Buying your first home is an exciting time in your life. Northview Law is here to support and help you with this milestone. We help you with making that purchase easy and simple, but we understand that the saving process is not as easy. Some good news: on April 1, 2023, Canada launched the First Home Savings Account (FHSA) initiative, to make it easier for individuals saving for their first home. Here is what you need to know about the FHSA and how to get started.

Who is eligible? 

To be eligible for the FHSA account you must:

  • Be a resident of Canada.
  • Be at least 18 years old (19 in provinces where 19 is the age of majority), but not have reached age 71. This means you need to be at least 18 in Ontario.
  • Not lived in a home owned by you or your spouse/common-law partner in the year that the account is opened, or the previous four years.
  • Not have had a previous FHSA used to buy a home.

Individuals will be required to self-certify eligibility when applying to open a FHSA.


If eligible you would be able to contribute up to $8,000 per calendar year and up to a lifetime maximum of $40,000 over 15 years. Contributions by the holder are tax-deductible. There will be a 1% tax penalty per month for contributions over the FHSA contribution limit. However, if you do not contribute for a few years the FHSA does not allow for a carryover, meaning that if you do not contribute one year, the next year you will still be limited to $8,000, and not $16,000. Overall all the contributions do seem limited, with only $40,000 but you can use your FHSA with the RRSP First Time Homebuyers Plan, which allows you to borrow up to $35,000 from your RRSP to buy your first home, making your total $75,000.

What about the taxes on those contributions? Contributions will be tax deductible, but you can choose to deduct from the contribution year or carry it forward and deduct in the future. FHSA investment income, losses and gains will not be included when determining income for tax purposes, or to determine eligibility for income-tested benefits and credits.

Transfers between FHSA and other accounts 

As long as they are direct transfers, meaning the transfer is completed directly between the financial institutions of the two plans or accounts involved, you can transfer between your FHSA and other accounts. You can transfer property from your RRSPs to your FHSAs without any immediate tax consequences, as long as it is a direct transfer and does not exceed your unused FHSA participation room at the time of the transfer. You can also transfer from one of your FHSAs to another of your FHSAs, once again if it is a direct transfer. You can also transfer from your FHSAs to your RRSPs or RRIFs without any immediate tax consequences, as long as it is a direct transfer and you do not have an excess FHSA amount. Caution: you cannot transfer property from your RRIF to your FHSA.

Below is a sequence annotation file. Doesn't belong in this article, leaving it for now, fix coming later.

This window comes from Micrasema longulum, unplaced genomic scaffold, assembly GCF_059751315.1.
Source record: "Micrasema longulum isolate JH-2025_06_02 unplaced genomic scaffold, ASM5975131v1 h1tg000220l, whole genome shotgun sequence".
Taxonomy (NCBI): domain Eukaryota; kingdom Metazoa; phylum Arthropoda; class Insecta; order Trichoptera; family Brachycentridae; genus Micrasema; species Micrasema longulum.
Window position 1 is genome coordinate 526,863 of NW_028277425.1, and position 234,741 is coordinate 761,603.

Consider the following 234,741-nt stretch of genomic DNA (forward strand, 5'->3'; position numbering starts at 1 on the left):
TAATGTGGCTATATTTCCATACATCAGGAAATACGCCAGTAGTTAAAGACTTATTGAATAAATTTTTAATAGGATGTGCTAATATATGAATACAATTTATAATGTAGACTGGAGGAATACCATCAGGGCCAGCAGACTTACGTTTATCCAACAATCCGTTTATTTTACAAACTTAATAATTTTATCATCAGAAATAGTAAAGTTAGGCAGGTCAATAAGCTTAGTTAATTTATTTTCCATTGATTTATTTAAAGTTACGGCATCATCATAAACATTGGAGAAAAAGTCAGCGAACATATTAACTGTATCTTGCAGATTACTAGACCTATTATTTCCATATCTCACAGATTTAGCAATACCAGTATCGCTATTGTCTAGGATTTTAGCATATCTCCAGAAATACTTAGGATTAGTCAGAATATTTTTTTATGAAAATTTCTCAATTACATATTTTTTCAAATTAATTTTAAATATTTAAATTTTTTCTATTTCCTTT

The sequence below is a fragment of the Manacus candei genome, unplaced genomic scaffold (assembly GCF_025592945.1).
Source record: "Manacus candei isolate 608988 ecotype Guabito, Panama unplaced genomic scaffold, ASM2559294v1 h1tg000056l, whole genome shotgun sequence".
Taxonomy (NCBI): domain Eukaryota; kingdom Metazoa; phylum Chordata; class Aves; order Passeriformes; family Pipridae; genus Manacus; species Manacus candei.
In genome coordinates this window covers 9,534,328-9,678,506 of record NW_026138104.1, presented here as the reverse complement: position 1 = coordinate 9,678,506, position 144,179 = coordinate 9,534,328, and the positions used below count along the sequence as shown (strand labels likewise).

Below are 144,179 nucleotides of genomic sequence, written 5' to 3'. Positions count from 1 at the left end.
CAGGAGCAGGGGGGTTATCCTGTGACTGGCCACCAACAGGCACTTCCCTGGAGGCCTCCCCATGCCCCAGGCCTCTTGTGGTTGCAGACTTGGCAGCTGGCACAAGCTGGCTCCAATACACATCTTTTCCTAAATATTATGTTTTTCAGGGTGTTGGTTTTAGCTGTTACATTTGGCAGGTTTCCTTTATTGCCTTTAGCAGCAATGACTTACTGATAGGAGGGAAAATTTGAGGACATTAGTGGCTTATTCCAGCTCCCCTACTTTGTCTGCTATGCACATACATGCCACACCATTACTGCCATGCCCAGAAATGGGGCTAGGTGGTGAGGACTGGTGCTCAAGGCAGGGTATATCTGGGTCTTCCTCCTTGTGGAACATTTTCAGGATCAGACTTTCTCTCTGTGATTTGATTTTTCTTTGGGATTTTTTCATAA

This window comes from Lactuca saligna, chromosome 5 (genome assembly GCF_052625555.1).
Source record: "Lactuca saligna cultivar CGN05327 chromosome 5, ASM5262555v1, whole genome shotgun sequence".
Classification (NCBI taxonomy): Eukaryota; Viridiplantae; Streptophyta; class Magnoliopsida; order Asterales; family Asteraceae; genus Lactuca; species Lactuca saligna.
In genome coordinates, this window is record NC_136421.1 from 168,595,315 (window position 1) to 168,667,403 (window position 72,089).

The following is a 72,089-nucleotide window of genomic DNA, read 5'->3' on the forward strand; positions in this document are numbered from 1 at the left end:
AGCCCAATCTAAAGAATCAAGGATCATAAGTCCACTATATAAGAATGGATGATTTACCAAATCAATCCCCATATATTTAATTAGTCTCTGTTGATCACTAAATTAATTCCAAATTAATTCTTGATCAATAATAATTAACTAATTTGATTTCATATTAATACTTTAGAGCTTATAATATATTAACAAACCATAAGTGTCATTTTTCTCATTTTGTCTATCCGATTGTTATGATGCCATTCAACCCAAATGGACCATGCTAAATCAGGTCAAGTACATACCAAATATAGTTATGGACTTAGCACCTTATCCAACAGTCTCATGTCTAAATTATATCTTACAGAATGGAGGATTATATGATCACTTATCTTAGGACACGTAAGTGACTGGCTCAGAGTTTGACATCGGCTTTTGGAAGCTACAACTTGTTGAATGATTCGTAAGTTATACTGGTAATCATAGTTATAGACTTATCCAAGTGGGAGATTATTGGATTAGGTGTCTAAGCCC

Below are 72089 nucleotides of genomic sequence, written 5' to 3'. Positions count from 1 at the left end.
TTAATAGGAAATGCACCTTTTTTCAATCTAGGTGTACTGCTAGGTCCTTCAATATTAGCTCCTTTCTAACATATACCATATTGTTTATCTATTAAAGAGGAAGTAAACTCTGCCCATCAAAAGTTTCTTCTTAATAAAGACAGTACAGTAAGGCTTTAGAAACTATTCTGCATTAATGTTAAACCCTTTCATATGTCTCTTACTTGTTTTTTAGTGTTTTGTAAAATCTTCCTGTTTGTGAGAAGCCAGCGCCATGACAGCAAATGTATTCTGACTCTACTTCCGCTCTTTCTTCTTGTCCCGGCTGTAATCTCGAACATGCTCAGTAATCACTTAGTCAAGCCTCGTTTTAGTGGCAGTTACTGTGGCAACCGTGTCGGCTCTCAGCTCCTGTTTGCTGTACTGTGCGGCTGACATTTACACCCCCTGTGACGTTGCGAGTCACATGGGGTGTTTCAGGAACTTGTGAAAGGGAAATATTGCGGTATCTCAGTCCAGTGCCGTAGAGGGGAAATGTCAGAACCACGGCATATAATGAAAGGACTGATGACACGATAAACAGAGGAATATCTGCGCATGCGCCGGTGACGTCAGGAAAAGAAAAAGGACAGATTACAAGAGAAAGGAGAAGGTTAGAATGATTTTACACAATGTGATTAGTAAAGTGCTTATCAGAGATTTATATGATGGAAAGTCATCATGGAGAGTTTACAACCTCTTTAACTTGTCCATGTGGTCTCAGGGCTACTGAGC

Spousal contributions 

Only the account holder is allowed to contribute to the FHSA, however, the good news is that if your spouse opens their account, you both could be looking at $80,000 in tax-deductible savings for your first home.

Using funds to purchase a home

If you meet the qualifying withdrawal conditions, you can withdraw all of the property from your FHSAs tax-free. You will have 15 years from account opening to use the funds in the FHSA toward the purchase. Once the funds are used, you will need to close the account

What happens if funds aren’t used toward a home purchase?

Funds must be used toward the purchase of a home. However if they are not used within 15 years or if the account holder has reached the age of 71, the account must be closed and the fund withdrawn. The account holder can have the option to transfer the accumulated funds into their RRSP/RRIF, even if they don’t have contribution room, without these transfers being taxed.  

Withdrawal rules

The funds must be withdrawn to be used toward the purchase of a qualifying first home, such as: a housing unit in Canada or a share in a co-operative housing corporation that affords the individual an equity interest in a housing unit in Canada. However, this home must be your, as the account holder, principal home.

Death of a FHSA holder

As the holder of the FHSA, you can designate a successor holder of the account. This can be a spouse or common-law partner. The surviving spouse or common-law partner can then receive the FHSA on a tax-free basis if they are considered eligible under the FHSA eligibility criteria. The inherited FHSA would assume the surviving spouse’s termination date. If the successor holder is not eligible, they will have two options to withdraw the funds: EITHER a direct transfer on a tax-deferred basis to your RRSPs or RRIFs OR a taxable distribution. Where there is no successor holder or the successor holder is not a spouse or common-law partner, there will be tax triggered when the funds are withdrawn from the account.

What happens if I go bankrupt? 

If you declare bankruptcy, unfortunately, your FHSA account and the savings within it will not be protected from creditors.

Here at Northview Law, we would be happy to help you when you are ready to purchase your first home. If you have any questions you can contact our office.